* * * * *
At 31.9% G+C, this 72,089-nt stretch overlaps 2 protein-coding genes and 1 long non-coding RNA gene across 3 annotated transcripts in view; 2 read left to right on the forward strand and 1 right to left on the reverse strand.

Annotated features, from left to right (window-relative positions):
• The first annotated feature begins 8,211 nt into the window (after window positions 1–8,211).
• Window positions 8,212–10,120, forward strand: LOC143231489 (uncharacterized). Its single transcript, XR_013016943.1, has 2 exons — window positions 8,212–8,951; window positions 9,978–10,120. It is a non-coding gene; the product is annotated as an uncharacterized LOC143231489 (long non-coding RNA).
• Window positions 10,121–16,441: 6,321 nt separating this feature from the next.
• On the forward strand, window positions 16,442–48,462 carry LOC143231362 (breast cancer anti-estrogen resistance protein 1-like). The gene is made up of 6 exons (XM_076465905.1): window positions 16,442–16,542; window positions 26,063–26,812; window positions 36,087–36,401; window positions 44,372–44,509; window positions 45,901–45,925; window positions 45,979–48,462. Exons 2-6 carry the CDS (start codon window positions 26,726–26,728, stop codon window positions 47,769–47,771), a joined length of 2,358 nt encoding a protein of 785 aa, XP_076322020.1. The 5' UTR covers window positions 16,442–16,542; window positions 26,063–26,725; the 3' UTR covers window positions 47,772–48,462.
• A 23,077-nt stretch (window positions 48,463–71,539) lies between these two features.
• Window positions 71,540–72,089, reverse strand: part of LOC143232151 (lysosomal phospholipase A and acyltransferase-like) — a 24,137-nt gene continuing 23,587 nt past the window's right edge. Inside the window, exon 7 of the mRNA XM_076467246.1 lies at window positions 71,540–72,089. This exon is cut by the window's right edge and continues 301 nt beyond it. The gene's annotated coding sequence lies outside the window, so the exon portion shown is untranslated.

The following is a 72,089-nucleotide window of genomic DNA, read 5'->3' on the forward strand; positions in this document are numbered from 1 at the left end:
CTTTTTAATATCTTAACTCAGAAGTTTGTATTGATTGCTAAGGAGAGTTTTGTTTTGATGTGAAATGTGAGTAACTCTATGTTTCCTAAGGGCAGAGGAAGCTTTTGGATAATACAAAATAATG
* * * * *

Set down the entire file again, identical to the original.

At 31.9% G+C, this 72,089-nt stretch overlaps 2 protein-coding genes and 1 long non-coding RNA gene across 3 annotated transcripts in view; 2 read left to right on the forward strand and 1 right to left on the reverse strand.

Annotated features, from left to right (window-relative positions):
• The first annotated feature begins 8,211 nt into the window (after window positions 1–8,211).
• Window positions 8,212–10,120, forward strand: LOC143231489 (uncharacterized). Its single transcript, XR_013016943.1, has 2 exons — window positions 8,212–8,951; window positions 9,978–10,120. It is a non-coding gene; the product is annotated as an uncharacterized LOC143231489 (long non-coding RNA).
• Window positions 10,121–16,441: 6,321 nt separating this feature from the next.
• On the forward strand, window positions 16,442–48,462 carry LOC143231362 (breast cancer anti-estrogen resistance protein 1-like). The gene is made up of 6 exons (XM_076465905.1): window positions 16,442–16,542; window positions 26,063–26,812; window positions 36,087–36,401; window positions 44,372–44,509; window positions 45,901–45,925; window positions 45,979–48,462. Exons 2-6 carry the CDS (start codon window positions 26,726–26,728, stop codon window positions 47,769–47,771), a joined length of 2,358 nt encoding a protein of 785 aa, XP_076322020.1. The 5' UTR covers window positions 16,442–16,542; window positions 26,063–26,725; the 3' UTR covers window positions 47,772–48,462.
• A 23,077-nt stretch (window positions 48,463–71,539) lies between these two features.
• Window positions 71,540–72,089, reverse strand: part of LOC143232151 (lysosomal phospholipase A and acyltransferase-like) — a 24,137-nt gene continuing 23,587 nt past the window's right edge. Inside the window, exon 7 of the mRNA XM_076467246.1 lies at window positions 71,540–72,089. This exon is cut by the window's right edge and continues 301 nt beyond it. The gene's annotated coding sequence lies outside the window, so the exon portion shown is untranslated.

The following is a 72,089-nucleotide window of genomic DNA, read 5'->3' on the forward strand; positions in this document are numbered from 1 at the left end:
CTTTTTAATATCTTAACTCAGAAGTTTGTATTGATTGCTAAGGAGAGTTTTGTTTTGATGTGAAATGTGAGTAACTCTATGTTTCCTAAGGGCAGAGGAAGCTTTTGGATAATACAAAATAATG